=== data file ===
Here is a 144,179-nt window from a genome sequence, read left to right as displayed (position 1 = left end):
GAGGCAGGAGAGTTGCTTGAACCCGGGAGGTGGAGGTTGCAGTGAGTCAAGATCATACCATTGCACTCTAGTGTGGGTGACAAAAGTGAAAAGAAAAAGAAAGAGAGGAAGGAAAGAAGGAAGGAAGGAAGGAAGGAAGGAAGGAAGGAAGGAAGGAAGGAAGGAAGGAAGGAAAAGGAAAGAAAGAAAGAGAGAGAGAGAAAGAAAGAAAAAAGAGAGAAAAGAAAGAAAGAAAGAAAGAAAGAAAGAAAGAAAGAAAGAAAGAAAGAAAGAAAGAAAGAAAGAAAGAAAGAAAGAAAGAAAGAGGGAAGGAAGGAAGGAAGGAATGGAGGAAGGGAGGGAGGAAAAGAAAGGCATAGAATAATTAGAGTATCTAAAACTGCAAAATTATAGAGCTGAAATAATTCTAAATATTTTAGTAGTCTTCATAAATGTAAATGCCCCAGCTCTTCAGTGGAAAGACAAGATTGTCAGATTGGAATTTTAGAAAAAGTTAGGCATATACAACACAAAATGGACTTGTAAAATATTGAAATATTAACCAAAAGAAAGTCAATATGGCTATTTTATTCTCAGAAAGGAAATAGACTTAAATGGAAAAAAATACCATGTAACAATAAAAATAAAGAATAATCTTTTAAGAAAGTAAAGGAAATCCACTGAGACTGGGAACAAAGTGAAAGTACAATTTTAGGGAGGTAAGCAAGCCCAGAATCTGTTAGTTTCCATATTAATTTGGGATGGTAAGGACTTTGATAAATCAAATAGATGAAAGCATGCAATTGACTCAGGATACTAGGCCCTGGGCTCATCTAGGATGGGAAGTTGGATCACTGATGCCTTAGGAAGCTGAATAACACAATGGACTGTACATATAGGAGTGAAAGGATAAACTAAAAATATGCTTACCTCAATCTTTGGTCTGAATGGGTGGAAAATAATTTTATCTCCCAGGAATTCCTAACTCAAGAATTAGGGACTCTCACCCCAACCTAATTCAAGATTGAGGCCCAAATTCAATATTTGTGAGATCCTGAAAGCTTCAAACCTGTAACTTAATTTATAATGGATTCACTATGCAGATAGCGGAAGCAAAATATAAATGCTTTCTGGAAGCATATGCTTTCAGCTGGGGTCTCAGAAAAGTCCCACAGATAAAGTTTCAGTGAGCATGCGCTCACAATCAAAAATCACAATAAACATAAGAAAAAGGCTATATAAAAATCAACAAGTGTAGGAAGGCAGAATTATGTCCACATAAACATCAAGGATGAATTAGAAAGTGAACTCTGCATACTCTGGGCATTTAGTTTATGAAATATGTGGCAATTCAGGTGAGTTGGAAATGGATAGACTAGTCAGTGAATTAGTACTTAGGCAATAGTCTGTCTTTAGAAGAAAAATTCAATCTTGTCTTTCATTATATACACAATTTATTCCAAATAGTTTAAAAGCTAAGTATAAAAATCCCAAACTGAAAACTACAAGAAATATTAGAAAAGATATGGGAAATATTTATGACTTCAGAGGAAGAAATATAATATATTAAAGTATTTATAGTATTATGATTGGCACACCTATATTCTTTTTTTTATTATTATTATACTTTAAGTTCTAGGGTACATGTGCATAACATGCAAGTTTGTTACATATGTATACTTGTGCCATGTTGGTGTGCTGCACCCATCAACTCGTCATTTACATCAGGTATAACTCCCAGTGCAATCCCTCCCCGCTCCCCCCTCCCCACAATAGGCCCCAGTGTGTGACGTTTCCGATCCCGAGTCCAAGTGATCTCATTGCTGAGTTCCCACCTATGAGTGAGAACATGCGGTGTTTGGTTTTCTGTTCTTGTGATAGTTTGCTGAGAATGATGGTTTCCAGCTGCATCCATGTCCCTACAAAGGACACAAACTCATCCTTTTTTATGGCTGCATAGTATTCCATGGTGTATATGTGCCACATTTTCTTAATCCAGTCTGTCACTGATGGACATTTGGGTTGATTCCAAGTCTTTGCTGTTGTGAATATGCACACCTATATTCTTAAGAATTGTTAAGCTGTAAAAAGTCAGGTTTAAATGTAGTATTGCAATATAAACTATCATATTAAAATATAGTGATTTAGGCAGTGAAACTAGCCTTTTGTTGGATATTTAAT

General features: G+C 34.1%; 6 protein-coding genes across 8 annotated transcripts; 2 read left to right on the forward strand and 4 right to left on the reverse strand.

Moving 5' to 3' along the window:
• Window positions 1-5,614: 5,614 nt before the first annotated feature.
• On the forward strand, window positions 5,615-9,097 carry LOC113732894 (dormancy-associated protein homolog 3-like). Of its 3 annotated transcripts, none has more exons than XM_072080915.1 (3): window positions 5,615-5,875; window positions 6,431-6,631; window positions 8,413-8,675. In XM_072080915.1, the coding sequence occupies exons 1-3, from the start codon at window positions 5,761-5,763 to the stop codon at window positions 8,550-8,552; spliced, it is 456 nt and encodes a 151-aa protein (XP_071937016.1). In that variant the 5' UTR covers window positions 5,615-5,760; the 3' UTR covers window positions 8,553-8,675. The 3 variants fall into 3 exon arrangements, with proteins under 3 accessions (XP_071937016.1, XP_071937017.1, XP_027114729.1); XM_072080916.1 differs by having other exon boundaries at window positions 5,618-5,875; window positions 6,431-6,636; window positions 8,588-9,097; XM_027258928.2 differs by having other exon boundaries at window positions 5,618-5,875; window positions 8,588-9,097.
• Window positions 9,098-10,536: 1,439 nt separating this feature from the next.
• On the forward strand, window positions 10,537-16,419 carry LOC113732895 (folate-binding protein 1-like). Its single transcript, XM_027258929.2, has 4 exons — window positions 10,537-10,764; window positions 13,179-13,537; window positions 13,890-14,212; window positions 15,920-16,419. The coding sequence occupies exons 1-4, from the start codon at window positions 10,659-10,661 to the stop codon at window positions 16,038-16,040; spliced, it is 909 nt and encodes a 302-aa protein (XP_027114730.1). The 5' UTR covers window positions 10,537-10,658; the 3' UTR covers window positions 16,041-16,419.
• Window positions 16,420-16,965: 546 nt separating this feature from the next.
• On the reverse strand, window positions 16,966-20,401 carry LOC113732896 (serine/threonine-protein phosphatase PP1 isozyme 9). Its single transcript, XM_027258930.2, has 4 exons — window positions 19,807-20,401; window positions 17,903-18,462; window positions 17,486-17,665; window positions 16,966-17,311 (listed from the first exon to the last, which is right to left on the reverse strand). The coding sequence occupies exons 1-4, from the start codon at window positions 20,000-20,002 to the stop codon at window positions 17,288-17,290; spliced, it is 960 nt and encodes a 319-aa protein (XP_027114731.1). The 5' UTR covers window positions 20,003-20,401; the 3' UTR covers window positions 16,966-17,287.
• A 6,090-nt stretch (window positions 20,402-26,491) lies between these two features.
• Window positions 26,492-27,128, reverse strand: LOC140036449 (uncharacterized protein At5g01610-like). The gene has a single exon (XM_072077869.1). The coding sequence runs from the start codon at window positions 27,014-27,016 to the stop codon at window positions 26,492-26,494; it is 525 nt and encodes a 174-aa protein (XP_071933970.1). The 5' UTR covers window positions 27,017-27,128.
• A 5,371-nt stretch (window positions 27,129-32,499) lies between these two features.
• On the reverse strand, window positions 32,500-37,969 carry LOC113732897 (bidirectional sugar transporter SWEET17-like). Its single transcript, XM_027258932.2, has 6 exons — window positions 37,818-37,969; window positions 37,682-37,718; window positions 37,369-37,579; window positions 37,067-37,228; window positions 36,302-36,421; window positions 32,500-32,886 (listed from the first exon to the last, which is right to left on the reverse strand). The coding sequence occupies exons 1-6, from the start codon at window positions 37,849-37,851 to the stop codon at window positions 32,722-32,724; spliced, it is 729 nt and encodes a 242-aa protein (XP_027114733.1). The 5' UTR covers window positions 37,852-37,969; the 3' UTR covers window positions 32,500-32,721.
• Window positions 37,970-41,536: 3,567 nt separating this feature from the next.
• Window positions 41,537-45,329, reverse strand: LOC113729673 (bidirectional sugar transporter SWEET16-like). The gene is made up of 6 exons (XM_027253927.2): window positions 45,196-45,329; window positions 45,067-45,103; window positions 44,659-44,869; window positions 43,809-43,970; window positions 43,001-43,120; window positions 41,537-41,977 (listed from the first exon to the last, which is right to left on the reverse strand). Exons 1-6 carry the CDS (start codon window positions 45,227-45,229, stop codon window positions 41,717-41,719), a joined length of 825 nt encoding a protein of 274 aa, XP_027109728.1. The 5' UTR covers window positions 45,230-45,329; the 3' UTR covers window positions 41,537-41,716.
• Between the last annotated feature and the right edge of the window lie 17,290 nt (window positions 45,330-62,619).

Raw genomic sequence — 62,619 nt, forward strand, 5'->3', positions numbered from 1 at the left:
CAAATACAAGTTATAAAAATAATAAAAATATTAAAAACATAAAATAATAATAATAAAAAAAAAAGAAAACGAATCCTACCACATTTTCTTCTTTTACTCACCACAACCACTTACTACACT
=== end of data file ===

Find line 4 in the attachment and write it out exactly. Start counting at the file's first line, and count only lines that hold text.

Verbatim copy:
Moving 5' to 3' along the window: